Japanese investors sued Mitsubishi UFJ Financial Group Inc.’s joint venture brokerage with Morgan Stanley, showing that the fallout from losses on Credit Suisse’s riskiest debt continue to reverberate around the world.
(Bloomberg) — Japanese investors sued Mitsubishi UFJ Financial Group Inc.’s joint venture brokerage with Morgan Stanley, showing that the fallout from losses on Credit Suisse’s riskiest debt continue to reverberate around the world.
The suit was filed Thursday to the Tokyo District Court on behalf of 66 plaintiffs, demanding 5.2 billion yen ($36 million) in compensation from Mitsubishi UFJ Morgan Stanley Securities Co. They are seeking to recover losses from so-called Additional Tier 1 notes that were sold by the firm, according to the filing led by Yamazaki Marunouchi Law Office.
Bondholders lost everything when about $17 billion of these securities were wiped out during UBS Group AG’s emergency takeover of Credit Suisse. Some reacted with anger when UBS said this month it won’t need state support for its rescue deal after all. The debacle has sparked various lawsuits around the world, and the latest case in Japan hits its largest lender.
The plaintiffs claim that the brokerage violated a suitability principle by selling the bonds to regular investors even though the products are for professional institutions, according to a copy of the complaint seen by Bloomberg News. The firm also didn’t offer sufficient explanation about the risks associated with the notes, including conditions that could trigger a writedown, it said.
A representative for Mitsubishi UFJ Morgan Stanley Securities declined to comment, saying the firm has yet to see the filing.
In Japan, Mitsubishi UFJ Morgan Stanley Securities sold the securities more aggressively than any other firm, making up about two-thirds of the 140 billion yen of the notes taken up. Its approach contrasts with some major financial companies in Asia including Nomura Holdings Inc. and United Overseas Bank Ltd., which took a more cautious approach.
Bondholders across the world have been trying to seek damages from Swiss authorities for their losses, though the cases in Japan take aim at financial institutions for alleged improper sales practices. Tokyo-based Monex Group Inc. was sued in July by an investor who accused the online brokerage of not giving any explanation about special risks related to the debt.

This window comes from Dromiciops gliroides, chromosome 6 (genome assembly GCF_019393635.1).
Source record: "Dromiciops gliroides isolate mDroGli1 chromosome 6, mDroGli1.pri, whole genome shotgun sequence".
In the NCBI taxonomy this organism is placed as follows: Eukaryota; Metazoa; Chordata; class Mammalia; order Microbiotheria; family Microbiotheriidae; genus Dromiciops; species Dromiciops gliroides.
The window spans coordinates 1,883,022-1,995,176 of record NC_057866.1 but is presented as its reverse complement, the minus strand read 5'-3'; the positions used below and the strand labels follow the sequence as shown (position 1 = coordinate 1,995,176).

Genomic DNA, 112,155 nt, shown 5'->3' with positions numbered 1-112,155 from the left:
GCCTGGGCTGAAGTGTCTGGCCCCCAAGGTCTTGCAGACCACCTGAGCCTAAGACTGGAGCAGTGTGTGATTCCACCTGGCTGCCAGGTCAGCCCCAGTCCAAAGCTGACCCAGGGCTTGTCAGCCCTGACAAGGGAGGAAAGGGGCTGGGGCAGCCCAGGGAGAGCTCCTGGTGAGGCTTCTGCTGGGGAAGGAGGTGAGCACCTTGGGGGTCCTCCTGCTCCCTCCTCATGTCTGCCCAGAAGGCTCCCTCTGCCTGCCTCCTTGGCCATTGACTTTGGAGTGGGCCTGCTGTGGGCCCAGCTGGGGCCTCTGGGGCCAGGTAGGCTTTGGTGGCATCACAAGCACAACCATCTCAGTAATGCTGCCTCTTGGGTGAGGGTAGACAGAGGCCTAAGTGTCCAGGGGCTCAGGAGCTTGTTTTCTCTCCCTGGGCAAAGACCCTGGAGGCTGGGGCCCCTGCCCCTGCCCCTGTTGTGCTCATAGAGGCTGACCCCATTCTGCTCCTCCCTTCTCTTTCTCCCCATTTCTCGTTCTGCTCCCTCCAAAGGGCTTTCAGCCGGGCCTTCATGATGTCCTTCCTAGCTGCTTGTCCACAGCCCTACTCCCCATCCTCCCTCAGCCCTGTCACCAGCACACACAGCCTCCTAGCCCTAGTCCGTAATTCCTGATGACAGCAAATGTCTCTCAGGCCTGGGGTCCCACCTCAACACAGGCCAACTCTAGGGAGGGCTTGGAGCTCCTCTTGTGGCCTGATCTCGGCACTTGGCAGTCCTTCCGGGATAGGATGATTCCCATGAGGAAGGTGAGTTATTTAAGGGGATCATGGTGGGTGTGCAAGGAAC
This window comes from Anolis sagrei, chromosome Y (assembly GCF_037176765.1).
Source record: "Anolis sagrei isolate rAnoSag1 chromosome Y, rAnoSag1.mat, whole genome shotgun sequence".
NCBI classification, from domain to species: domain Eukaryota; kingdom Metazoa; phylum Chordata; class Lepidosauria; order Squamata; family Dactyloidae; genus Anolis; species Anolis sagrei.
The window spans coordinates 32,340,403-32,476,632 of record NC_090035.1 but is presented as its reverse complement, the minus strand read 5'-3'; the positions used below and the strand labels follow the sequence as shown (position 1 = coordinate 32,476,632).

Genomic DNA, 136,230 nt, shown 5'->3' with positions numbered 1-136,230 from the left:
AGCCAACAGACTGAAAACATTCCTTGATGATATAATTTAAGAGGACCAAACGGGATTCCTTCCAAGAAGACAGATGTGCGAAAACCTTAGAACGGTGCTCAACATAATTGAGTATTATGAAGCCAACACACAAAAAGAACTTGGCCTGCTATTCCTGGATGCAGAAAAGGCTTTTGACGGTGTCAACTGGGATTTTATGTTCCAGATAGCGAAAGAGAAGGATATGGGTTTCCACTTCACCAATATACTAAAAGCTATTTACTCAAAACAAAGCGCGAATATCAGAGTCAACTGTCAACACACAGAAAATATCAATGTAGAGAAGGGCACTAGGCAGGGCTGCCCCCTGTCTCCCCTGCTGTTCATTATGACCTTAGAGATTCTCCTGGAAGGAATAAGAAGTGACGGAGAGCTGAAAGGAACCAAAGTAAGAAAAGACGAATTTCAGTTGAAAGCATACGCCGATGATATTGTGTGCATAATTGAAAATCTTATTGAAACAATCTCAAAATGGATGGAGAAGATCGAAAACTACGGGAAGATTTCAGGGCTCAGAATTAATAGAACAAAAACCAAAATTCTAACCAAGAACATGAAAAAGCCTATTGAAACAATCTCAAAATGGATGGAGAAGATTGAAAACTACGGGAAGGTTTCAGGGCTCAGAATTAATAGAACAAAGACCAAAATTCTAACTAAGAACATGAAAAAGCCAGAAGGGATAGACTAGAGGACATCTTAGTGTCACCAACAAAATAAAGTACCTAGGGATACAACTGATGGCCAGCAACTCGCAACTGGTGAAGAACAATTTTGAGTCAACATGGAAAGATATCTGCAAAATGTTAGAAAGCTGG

MUFG has been stepping up efforts to expand its business of managing assets for the rich, with wealth services atop its list of growth strategies since 2021. Its brokerage has said the debt was sold to help clients diversify their portfolios, and that these sales were handled properly for the most part.
Mitsubishi UFJ Morgan Stanley Securities allegedly kept selling the bonds to retail clients after March 15, when Switzerland’s central bank floated the prospect of rescuing Credit Suisse as the firm’s woes deepened, the complaint said. It also allegedly advised the plaintiffs around that time to avoid offloading their AT1s, saying the Swiss lender had adequate capital, according to the complaint.
Read about UBS’s record profit after Credit Suisse acquisition
Plaintiffs were told the notes would be fine as long as Credit Suisse’s key financial health measure stayed at 7% or higher, the complaint said. They were also reassured the debt was safer than stocks, when the opposite essentially held true, it added.
“The defendant clearly has the obligation to compensate for damages,” Taiju Yamazaki, an attorney-at-law at Yamazaki Marunouchi Law Office, said by email. The AT1 bonds hardly suited the plaintiffs while information provided by the brokerage fell short of satisfying the duty of explanation, he said.
The AT1 issue has brought renewed scrutiny on Japan’s financial industry. Criticism has been building that banks and brokers have gone too far in selling risky products to individuals in search of fees. Officials are growing less tolerant of improper sales practices with recent crackdowns on products like structured bonds.
(Updates with details of allegations from the ninth paragraph)
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